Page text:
Animal studies have demonstrated an important role of peripheral mechanisms as contributors to exercise-induced hypoalgesia (EIH). Whether these same mechanisms contribute to EIH in humans is not known. In the current study, pain thresholds were assessed in healthy volunteers (n = 36) before and after 5 min of high intensity leg cycling exercise and an equivalent period of quiet rest. Pressure pain thresholds (PPT) were assessed over the rectus femoris muscle of one leg and first dorsal interosseous muscles (FDI) of both arms. Blood flow to one arm was occluded by a cuff throughout the 5-min period of exercise (or rest) and post-exercise (or rest) assessments. Ratings of pain intensity and pain unpleasantness during occlusion were also measured. Pain ratings during occlusion increased over time (range: 1.5 to 3.5/10, all d > 0.63, p < 0.001) similarly between the rest and exercise conditions (d < 0.35, p > 0.4). PPTs at all sites were unchanged following rest (range: -1.3% to + 0.9%, all d < 0.05, p > 0.51). Consistent with EIH, exercise significantly increased PPT at the leg (+ 29%, d = 0.69, p < 0.001) and the non-occluded (+ 23%, d = 0.56, p < 0.001) and occluded (+ 8%, d = 0.19, p = 0.003) unexercised arms. However, the increase in the occluded arm was significantly smaller (d = -1.03, p < 0.001). These findings show that blocking blood flow to a limb during exercise attenuates EIH, suggesting that peripheral factors contribute to EIH in healthy adults.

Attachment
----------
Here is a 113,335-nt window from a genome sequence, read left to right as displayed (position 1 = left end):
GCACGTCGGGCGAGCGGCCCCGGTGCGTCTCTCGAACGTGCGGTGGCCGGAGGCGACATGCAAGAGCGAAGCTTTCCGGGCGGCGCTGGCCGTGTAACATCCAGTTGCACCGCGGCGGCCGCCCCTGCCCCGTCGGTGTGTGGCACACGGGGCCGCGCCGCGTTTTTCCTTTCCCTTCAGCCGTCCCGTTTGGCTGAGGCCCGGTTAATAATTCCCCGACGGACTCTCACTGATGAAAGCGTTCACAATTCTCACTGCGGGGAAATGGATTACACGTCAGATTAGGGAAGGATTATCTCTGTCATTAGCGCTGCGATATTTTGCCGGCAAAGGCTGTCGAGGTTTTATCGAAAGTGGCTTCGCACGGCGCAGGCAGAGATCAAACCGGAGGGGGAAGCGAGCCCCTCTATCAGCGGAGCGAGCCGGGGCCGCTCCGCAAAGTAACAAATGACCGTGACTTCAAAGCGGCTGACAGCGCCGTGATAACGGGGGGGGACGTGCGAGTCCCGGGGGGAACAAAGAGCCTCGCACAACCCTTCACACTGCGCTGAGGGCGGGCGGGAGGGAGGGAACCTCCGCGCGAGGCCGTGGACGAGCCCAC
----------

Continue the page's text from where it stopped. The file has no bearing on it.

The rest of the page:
- pressure pain
- Copyright © 2016, Journal of Applied Physiology